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COLLIER, GILBERT

collier gilbert

Sgt. Collier, a member of Company F, distinguished himself by conspicuous gallantry and indomitable courage above and beyond the call of duty in action against the enemy. Sgt. Collier was point man and assistant leader of a combat patrol committed to make contact with the enemy. As the patrol moved forward through the darkness, he and his commanding officer slipped and fell from a steep, 60-foot cliff and were injured. Incapacitated by a badly sprained ankle which prevented immediate movement, the officer ordered the patrol to return to the safety of friendly lines. Although suffering from a painful back injury, Sgt. Collier elected to remain with his leader, and before daylight they managed to crawl back up and over the mountainous terrain to the opposite valley, where they concealed themselves in the brush until nightfall, then edged toward their company positions. Shortly after leaving the daylight retreat they were ambushed and, in the ensuing firefight, Sgt. Collier killed two hostile soldiers, received painful wounds, and was separated from his companion. Then, ammunition expended, he closed in hand-to-hand combat with four attacking hostile infantrymen, killing, wounding, and routing the foe with his bayonet. He was mortally wounded during this action, but made a valiant attempt to reach and assist his leader in a desperate effort to save his comrade's life without regard for his own personal safety. Sgt. Collier's unflinching courage, consummate devotion to duty, and gallant self-sacrifice reflect lasting glory upon himself and uphold the noble traditions of the military service.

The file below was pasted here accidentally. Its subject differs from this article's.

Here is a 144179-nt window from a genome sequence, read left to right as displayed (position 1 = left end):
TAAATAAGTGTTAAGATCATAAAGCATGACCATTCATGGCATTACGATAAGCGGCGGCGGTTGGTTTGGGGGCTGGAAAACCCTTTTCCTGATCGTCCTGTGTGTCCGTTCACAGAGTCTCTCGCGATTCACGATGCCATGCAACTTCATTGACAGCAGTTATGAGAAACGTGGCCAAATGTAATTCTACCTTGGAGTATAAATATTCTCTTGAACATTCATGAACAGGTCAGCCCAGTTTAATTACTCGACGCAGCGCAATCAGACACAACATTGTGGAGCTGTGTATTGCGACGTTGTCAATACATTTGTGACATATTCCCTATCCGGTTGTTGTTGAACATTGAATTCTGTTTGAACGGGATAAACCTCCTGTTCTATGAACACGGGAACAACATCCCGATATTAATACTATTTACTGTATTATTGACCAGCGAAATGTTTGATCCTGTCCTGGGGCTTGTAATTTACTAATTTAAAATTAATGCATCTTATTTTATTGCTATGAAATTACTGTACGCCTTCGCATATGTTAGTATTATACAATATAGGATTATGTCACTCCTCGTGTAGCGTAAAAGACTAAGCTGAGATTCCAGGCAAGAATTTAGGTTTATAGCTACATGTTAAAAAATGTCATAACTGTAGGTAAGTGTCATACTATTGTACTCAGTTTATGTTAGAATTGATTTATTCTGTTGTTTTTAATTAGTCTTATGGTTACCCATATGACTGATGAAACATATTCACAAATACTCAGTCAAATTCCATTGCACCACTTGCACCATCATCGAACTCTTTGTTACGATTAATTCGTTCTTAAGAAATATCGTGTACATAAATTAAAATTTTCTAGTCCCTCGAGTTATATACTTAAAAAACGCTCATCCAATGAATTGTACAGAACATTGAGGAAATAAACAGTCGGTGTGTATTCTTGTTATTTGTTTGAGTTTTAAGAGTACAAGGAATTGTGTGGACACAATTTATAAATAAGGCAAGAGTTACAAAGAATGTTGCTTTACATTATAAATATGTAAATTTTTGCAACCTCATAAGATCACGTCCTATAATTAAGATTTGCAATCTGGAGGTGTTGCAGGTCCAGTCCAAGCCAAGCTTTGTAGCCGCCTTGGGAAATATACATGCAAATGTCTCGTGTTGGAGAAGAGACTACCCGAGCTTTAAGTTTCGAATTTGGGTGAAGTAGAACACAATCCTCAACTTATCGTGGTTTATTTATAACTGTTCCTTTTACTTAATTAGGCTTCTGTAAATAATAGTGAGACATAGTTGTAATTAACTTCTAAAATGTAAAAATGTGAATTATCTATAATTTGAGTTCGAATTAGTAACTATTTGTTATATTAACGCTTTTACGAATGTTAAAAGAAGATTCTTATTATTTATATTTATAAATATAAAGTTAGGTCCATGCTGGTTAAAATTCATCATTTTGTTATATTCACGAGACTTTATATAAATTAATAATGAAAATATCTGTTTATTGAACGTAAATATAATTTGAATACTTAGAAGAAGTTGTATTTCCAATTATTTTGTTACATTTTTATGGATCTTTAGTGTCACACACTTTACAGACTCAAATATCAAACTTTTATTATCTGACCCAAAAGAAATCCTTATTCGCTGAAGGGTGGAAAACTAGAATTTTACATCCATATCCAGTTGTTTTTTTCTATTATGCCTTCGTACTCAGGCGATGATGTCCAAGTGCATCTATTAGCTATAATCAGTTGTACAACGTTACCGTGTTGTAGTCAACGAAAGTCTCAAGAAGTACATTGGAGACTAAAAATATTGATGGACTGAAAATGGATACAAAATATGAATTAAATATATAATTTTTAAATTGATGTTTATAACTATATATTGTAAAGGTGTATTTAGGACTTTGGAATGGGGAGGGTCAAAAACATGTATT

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Service

Rank

Division

U.S. Army Sergeant (rank at time of action: Corporal) Company F, 223d Infantry Regiment, 40th Infantry Division

Conflict

Year of honor

born

Korean War 1953 Hunter, Woodruff County, Arkansas

Citation

Sgt. Collier, a member of Company F, distinguished himself by conspicuous gallantry and indomitable courage above and beyond the call of duty in action against the enemy. Sgt. Collier was point man and assistant leader of a combat patrol committed to make contact with the enemy. As the patrol moved forward through the darkness, he and his commanding officer slipped and fell from a steep, 60-foot cliff and were injured. Incapacitated by a badly sprained ankle which prevented immediate movement, the officer ordered the patrol to return to the safety of friendly lines. Although suffering from a painful back injury, Sgt. Collier elected to remain with his leader, and before daylight they managed to crawl back up and over the mountainous terrain to the opposite valley, where they concealed themselves in the brush until nightfall, then edged toward their company positions. Shortly after leaving the daylight retreat they were ambushed and, in the ensuing firefight, Sgt. Collier killed two hostile soldiers, received painful wounds, and was separated from his companion. Then, ammunition expended, he closed in hand-to-hand combat with four attacking hostile infantrymen, killing, wounding, and routing the foe with his bayonet. He was mortally wounded during this action, but made a valiant attempt to reach and assist his leader in a desperate effort to save his comrade's life without regard for his own personal safety. Sgt. Collier's unflinching courage, consummate devotion to duty, and gallant self-sacrifice reflect lasting glory upon himself and uphold the noble traditions of the military service.